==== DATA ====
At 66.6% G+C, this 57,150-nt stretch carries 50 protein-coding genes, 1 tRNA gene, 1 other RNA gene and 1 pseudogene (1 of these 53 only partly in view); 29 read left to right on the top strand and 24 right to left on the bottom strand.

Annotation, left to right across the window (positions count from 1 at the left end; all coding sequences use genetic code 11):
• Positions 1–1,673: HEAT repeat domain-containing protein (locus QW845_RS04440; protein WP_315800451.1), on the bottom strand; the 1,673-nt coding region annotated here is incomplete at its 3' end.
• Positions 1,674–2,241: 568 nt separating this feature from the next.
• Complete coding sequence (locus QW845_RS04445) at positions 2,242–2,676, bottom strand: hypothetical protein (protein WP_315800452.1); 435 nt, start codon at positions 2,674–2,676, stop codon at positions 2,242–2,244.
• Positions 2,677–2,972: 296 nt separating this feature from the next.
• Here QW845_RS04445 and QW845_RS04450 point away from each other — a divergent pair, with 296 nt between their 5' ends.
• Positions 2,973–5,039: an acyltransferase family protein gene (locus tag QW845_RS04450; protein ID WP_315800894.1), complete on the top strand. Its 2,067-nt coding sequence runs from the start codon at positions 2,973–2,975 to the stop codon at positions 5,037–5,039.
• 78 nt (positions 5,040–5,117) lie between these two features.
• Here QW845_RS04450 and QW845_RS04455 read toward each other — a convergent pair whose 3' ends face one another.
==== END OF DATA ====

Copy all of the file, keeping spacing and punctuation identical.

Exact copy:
At 66.6% G+C, this 57,150-nt stretch carries 50 protein-coding genes, 1 tRNA gene, 1 other RNA gene and 1 pseudogene (1 of these 53 only partly in view); 29 read left to right on the top strand and 24 right to left on the bottom strand.

Annotation, left to right across the window (positions count from 1 at the left end; all coding sequences use genetic code 11):
• Positions 1–1,673: HEAT repeat domain-containing protein (locus QW845_RS04440; protein WP_315800451.1), on the bottom strand; the 1,673-nt coding region annotated here is incomplete at its 3' end.
• Positions 1,674–2,241: 568 nt separating this feature from the next.
• Complete coding sequence (locus QW845_RS04445) at positions 2,242–2,676, bottom strand: hypothetical protein (protein WP_315800452.1); 435 nt, start codon at positions 2,674–2,676, stop codon at positions 2,242–2,244.
• Positions 2,677–2,972: 296 nt separating this feature from the next.
• Here QW845_RS04445 and QW845_RS04450 point away from each other — a divergent pair, with 296 nt between their 5' ends.
• Positions 2,973–5,039: an acyltransferase family protein gene (locus tag QW845_RS04450; protein ID WP_315800894.1), complete on the top strand. Its 2,067-nt coding sequence runs from the start codon at positions 2,973–2,975 to the stop codon at positions 5,037–5,039.
• 78 nt (positions 5,040–5,117) lie between these two features.
• Here QW845_RS04450 and QW845_RS04455 read toward each other — a convergent pair whose 3' ends face one another.